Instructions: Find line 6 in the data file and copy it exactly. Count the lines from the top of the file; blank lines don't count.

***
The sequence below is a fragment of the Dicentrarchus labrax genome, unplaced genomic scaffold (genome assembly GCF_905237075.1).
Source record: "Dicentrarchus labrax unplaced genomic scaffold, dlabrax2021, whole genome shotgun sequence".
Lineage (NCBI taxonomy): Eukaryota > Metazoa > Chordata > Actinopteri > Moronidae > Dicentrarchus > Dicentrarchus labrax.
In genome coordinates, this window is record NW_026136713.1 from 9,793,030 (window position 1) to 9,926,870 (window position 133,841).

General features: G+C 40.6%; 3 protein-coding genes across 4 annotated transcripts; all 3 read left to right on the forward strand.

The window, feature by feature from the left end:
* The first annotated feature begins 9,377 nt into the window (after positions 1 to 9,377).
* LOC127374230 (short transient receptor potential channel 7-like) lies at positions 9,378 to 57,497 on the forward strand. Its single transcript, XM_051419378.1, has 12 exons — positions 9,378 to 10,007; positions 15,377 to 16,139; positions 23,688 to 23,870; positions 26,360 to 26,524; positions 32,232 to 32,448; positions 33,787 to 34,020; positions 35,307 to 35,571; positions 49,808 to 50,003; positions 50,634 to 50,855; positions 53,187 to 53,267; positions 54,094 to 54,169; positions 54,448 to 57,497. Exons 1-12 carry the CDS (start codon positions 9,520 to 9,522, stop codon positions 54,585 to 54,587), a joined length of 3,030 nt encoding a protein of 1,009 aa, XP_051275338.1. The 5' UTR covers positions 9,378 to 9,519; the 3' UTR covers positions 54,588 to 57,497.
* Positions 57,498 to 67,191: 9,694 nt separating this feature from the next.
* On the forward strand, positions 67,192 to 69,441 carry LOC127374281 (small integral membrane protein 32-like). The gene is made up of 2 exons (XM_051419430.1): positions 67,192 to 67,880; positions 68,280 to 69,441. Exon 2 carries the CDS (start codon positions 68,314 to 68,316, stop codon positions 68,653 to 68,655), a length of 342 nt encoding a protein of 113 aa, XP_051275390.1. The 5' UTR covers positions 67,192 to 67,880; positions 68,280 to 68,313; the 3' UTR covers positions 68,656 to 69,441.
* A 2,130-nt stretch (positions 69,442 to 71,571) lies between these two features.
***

The window, feature by feature from the left end: